I initially sought this film out because I loved J.J. Feild in "Austenland" and he was wonderful in this one as well (I still preferred his portrayal of Henry Nobley but his Mr. Tilney was adorable too). I also love Felicity Jones who plays the main protagonist, Catherine Moreland. She has the most innocent and angelic face; I loved her in "Cheri" and "The Tempest". She and Field have beautiful on-screen chemistry. The story was cute. I liked that Catherine was a bit more demure and less brash or opinionated than the usual Austen heroine, like Elizabeth Bennet or Emma Woodhouse; I mean, don't get me wrong I also love Lizzie Bennet because she's bold and a strong-willed woman but there was just something so appealing about Catherine's naivetÚ. Plus, one can't help but identify with Catherine especially when she day-dreams all those silly situations. What girl hasn't done that? It makes you reminisce and laugh at yourself in a way for being so foolish once upon a time. This film has become an instant favorite with me and I can't wait to read the because I absolutely adored Mr. Tilney; he's probably even better love-interest than Mr. Darcy! So, in short, I love this film: love the story, loved the cast and loved the ending....love, love, love, love, love.
April 23, 2014
Wonderful performances and beautiful storytelling!
½ September 9, 2013
A nice bit of fluff with likeable leads
½ July 12, 2013
Tolle Cast und so sch÷n gruslig und romantisch :) Northanger Abbey ist zwar nicht mein Lieblingsbuch von Jane Austen, aber die Verfilmung ist echt gelungen!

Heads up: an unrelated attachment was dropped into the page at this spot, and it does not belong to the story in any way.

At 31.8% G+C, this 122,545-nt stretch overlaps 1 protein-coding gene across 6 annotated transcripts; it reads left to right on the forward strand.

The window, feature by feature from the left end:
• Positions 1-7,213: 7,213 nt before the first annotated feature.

½ June 1, 2013
A missed opportunity to touch hearts and minds.
thmtsang
Super Reviewer
June 1, 2013
Catherine is a hopeless romantic with a vivid imagation that gets her in all sorts of trouble.
Super Reviewer
½ April 30, 2013
Not the best Jane Austen film that I have ever seen. It was a nice movie, though. Just not very memorable....
February 24, 2013
My favourite book! But I haven't seen this!! Whyyyy?
January 5, 2013
I haven't read the book yet, but I like this movie.
December 3, 2012
great cast. i could feel there pain.
October 21, 2012
I know many people have told me that Pride and Prejudice is an amazing film, a film based on Jane Austen's book. But when I have to pick my favourite film based on Jane Austen's books' collection, I would choose Northanger Abbey, there were enough drama and romance, I loved it. It inspired me to read the book, I loved the story, the cast, everything, and mostly I liked the old British language.